Relentless doubt about the efficacy of AI always comes back to its motivation and how to refine it. The question remains: how can science create an AI with “final goals” which align with the values that foster peaceful coexistence between man and machine. Scientists might approach this process of “value loading” several ways. One would be simply to write values into an AI’s program. That evokes the riddle of how to translate the incomprehensible, sometimes ambiguous, nature of truths and principles into code. Programmers might trust in the virtues of human evolution and try to replicate that process in a software program, perhaps with search algorithms. Or coders could look to learning algorithms and “value accretion.”
“Since world GDP would soar following an intelligence explosion…it follows that the total income from capital would increase enormously.”– Superintelligence by Nick Bostrom: Book Summary by Make Me Read
If whole brain emulation is the path to machine intelligence, then scientists conceivably might shape motivation using digital protocols. In another scenario, programmers might develop and harness a number of emulations using social controls. They could conduct value-loading experiments on “subagents” before applying them more generally.
“AI has by now succeeded in doing essentially everything that requires ‘thinking’ but has failed to do most of what people and animals do ‘without thinking’ – that, somehow, is much harder!”– Superintelligence by Nick Bostrom: Book Summary by Make Me Read
Science possesses practical strategies for equipping AI with the rudiments of a moral character. These are not necessarily the values of a human character, but rather are a unique creation of the superintelligent agent itself. First would be the cognitive power of the superintelligence. Fomenting its moral character calls for adopting “the principle of epistemic deference,” which states that humans should defer to machine intelligence when possible. An ever-evolving AI is certain to be superior to humans at determining what is true.
As for the expression of an all-encompassing value, consider AI theorist Eliezer Yudkowsky’s notion of a final goal – what he calls the “Coherent Extrapolated Volition.” Think of it as unification theory of human potential – humanity’s wish to become “all we could ever possibly be or hope to be, expressed exactly as we’d like.” Yudkowsky suggests that such a guiding value would honor the extrapolated volition of the many, not of the elite or the few.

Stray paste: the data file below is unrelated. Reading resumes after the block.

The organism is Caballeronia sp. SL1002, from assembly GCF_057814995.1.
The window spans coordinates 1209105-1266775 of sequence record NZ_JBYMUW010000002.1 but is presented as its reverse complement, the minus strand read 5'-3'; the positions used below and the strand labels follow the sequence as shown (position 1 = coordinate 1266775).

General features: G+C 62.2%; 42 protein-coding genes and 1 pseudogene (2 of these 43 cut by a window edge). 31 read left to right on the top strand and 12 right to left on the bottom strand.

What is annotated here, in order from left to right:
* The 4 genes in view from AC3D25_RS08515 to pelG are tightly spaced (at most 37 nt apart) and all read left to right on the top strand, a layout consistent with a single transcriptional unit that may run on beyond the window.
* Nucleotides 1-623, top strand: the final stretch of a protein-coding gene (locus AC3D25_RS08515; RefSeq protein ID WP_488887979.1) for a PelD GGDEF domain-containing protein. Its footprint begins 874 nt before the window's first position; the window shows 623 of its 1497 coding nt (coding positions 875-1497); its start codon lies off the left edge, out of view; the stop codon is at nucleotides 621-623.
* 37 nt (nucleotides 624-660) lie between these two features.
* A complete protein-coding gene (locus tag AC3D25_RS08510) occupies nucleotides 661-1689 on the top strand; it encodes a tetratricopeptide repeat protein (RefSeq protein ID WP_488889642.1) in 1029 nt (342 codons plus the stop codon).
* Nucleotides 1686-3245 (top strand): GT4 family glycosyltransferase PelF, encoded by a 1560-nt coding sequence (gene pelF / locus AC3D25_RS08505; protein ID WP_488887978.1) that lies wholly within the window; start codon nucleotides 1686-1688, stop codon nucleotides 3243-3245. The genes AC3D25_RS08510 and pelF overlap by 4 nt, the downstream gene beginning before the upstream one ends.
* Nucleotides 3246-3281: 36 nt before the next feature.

“Our demise may instead result from the habitat destruction that ensues when the AI begins massive global construction projects using nanotech factories and assemblers—construction”– Superintelligence by Nick Bostrom: Book Summary by Make Me Read
Within the panorama of possibilities for superintelligence, the most practical – and, perhaps, also the safest – alternative may be whole brain emulation, not AI, although some scientists dispute that notion.
Whole brain emulation has three advantages: Because the technology ties so closely to the human brain, people understand its workings. By the same token, human motivations are part of the emulation. And WBE development requires a “slower takeoff,” which allows for more complete control.
“Human working memory is able to hold no more than some four or five chunks of information at any given time.”– Superintelligence by Nick Bostrom: Book Summary by Make Me Read
Whichever path humanity chooses, a true intelligence explosion is probably decades away. Nevertheless, be aware that people react to AI like children who discover unexploded ordnance. In this instance, even experts don’t know what they’re looking at. The oncoming and unstoppable intelligence explosion carries profound “existential risk.” As technology slowly evolves to make this explosion a reality, humans must carefully consider all the philosophical and moral ramifications now – prior to the appearance of superintelligent AI. Once AI appears, it may be too late for contemplation.
“The orthogonality thesis Intelligence and final goals are orthogonal: more or less any level of intelligence could in principle be combined with more or less any final goal.”– Superintelligence by Nick Bostrom: Book Summary by Make Me Read